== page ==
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16 October 2014
Gardener's Corner

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Summer 2002
 
John Cushnie On...
 

Bulbs In, Bulbs Out
1st Octoberr 2004

October is a hectic month for gardeners. Whatever the weather there are jobs that have to be done before the end of the month. A major task can be the lifting and planting of bulbs.

Most of those summer and autumn show stoppers have finished flowering with dahlias, autumn crocus and nerines still making a late display.

GladioliThe flowers of gladioli are long gone and by now the foliage will be yellow or brown. It is normal to lift the corms now and dry them before storing in a dry, frost free shed. The leaves are removed and the little cormels saved and stored separately. These tiny corms will grow like grass and after a few years will be large enough to form flowers.

Begonias need to be lifted before the first frosts of the autumn. Check the tubers for rot or damage caused when lifting. Pests such as snails and slugs left undiscovered will soon destroy a whole tray of begonias. When the soil has been removed and they are dry store them in a cool, airy room.

daffodilsThere is still time to plant the winter and spring flowering bulbs. Daffodils, hyacinths, bluebells, snowdrops and crocus should be planted before the middle of October. Tulips may be planted as late as the middle of November but buy the bulbs as soon as possible. By the time you are planting there will be few, if any, in the stores to choose from.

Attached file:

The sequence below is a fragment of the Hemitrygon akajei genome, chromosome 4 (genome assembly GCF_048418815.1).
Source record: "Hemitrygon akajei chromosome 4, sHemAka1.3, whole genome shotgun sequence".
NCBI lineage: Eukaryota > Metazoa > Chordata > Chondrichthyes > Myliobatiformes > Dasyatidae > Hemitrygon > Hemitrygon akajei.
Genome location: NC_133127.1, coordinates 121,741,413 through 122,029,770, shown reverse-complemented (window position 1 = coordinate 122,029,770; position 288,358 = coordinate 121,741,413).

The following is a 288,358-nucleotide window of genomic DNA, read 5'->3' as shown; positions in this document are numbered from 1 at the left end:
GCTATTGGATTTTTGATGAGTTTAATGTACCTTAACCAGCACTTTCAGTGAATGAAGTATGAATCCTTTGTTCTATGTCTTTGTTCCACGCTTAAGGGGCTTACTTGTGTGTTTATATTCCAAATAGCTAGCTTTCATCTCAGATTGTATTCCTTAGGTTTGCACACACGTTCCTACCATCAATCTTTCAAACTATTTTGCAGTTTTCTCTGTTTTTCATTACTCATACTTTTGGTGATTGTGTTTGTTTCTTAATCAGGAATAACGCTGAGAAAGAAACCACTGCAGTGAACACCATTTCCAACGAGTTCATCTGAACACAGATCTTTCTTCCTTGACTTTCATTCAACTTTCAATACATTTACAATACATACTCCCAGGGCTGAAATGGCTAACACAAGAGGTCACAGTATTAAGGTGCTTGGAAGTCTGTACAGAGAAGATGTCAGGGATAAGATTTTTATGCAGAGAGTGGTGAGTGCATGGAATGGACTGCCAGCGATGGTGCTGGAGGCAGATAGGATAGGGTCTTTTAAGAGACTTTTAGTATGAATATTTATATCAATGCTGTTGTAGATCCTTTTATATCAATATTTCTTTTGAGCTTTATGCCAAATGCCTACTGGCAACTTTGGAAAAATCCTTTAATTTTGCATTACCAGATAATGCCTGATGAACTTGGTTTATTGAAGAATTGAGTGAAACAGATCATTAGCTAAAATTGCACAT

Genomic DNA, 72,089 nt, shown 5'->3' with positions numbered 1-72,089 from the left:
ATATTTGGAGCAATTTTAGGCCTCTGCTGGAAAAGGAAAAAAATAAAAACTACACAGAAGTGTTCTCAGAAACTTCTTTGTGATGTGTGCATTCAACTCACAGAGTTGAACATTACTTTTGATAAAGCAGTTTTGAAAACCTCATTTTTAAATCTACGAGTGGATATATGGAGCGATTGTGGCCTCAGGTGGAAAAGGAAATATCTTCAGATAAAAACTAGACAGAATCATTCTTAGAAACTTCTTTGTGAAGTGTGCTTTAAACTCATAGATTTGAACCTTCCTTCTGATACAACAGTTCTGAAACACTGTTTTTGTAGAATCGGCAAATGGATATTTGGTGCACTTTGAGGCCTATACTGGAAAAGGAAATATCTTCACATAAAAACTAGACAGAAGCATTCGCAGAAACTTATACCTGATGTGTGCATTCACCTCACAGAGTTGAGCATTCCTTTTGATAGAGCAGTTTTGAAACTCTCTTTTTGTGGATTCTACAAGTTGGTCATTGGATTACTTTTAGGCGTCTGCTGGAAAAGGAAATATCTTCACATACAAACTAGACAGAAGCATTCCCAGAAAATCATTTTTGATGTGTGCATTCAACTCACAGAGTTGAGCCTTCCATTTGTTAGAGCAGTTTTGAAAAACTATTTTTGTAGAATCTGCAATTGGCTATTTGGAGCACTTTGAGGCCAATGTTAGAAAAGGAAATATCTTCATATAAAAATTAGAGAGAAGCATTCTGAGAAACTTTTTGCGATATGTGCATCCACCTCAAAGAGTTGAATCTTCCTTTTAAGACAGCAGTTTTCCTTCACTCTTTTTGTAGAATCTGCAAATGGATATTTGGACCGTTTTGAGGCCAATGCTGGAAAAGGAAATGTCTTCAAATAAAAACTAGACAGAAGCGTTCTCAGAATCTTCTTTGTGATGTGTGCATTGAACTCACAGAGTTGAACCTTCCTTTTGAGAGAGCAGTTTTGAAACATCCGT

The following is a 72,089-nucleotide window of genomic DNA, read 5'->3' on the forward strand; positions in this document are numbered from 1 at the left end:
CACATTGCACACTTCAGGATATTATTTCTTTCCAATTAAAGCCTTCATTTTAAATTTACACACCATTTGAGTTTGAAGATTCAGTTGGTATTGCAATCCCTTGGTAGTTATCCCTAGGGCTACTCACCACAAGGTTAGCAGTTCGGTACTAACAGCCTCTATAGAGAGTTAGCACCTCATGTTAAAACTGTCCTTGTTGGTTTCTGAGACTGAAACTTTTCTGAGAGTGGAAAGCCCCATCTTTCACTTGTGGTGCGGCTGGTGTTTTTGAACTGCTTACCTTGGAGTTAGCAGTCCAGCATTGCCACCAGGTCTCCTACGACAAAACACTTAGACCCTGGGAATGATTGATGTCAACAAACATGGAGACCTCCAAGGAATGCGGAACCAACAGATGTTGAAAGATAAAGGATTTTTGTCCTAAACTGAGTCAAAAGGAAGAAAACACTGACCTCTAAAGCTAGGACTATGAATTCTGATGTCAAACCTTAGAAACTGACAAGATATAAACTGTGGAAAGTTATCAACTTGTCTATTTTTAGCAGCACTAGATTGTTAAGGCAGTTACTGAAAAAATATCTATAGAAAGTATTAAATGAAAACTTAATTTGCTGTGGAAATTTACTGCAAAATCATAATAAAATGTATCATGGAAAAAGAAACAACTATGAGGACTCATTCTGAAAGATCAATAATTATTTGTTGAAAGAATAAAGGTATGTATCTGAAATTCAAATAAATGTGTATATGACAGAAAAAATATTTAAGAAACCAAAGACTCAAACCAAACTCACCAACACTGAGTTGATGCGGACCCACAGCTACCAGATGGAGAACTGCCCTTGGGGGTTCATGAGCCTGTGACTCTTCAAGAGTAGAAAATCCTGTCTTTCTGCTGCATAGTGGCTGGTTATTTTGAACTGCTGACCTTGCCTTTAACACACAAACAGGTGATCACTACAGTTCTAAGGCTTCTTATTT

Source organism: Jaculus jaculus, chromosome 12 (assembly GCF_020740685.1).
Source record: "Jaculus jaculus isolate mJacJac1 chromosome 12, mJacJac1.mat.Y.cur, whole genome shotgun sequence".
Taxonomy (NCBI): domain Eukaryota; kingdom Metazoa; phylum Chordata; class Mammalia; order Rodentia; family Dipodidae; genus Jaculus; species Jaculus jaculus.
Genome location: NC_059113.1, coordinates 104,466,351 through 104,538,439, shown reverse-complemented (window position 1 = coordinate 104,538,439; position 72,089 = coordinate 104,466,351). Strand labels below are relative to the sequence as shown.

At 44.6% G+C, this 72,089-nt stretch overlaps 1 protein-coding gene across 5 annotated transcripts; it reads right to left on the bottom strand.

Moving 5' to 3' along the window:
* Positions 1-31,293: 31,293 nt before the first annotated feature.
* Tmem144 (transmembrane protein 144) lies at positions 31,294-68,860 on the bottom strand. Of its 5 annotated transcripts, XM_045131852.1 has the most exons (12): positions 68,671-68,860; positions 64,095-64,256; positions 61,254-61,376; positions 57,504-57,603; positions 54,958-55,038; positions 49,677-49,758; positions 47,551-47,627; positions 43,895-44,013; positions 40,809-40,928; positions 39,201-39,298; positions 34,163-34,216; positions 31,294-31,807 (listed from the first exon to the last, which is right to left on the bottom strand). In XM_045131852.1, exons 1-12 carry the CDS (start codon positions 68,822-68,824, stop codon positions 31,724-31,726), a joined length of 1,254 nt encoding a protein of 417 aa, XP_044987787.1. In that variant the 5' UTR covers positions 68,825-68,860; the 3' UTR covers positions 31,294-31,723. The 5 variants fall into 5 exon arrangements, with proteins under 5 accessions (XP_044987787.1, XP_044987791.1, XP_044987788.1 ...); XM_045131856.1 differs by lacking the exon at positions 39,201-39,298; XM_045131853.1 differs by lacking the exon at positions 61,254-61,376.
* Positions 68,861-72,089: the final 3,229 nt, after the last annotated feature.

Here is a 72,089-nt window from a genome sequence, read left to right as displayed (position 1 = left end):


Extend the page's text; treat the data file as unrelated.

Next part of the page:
Don’t be tempted by the pictures of pretty flowers. Impulse buying for existing gardeners will lead to problems and the headache of where to plant them in an already bulging garden. Often the obvious space between plants is already home to bulbs that will appear later.

crocusWhere there is space, cultivate the soil and dig a hole with the base at least two to three times deeper than the size of the bulb. Space them two to four inches apart depending on bulb girth. Crocus may be planted closer than hyacinths. Remove stones larger than one inch. Add bone meal to each planting position to encourage the bulbs to increase in size for the following year.

Where space in the garden is limited, one option is to plant your spring bulbs in pots. They can be layered with the larger bulbs forming the bottom layer and small crocus and species daffodils and tulips nearer to the soil surface. They will all flower normally and the containers can be placed for maximum effect. After flowering they may be moved out of sight until the foliage dies and the bulbs are again lifted for storage.



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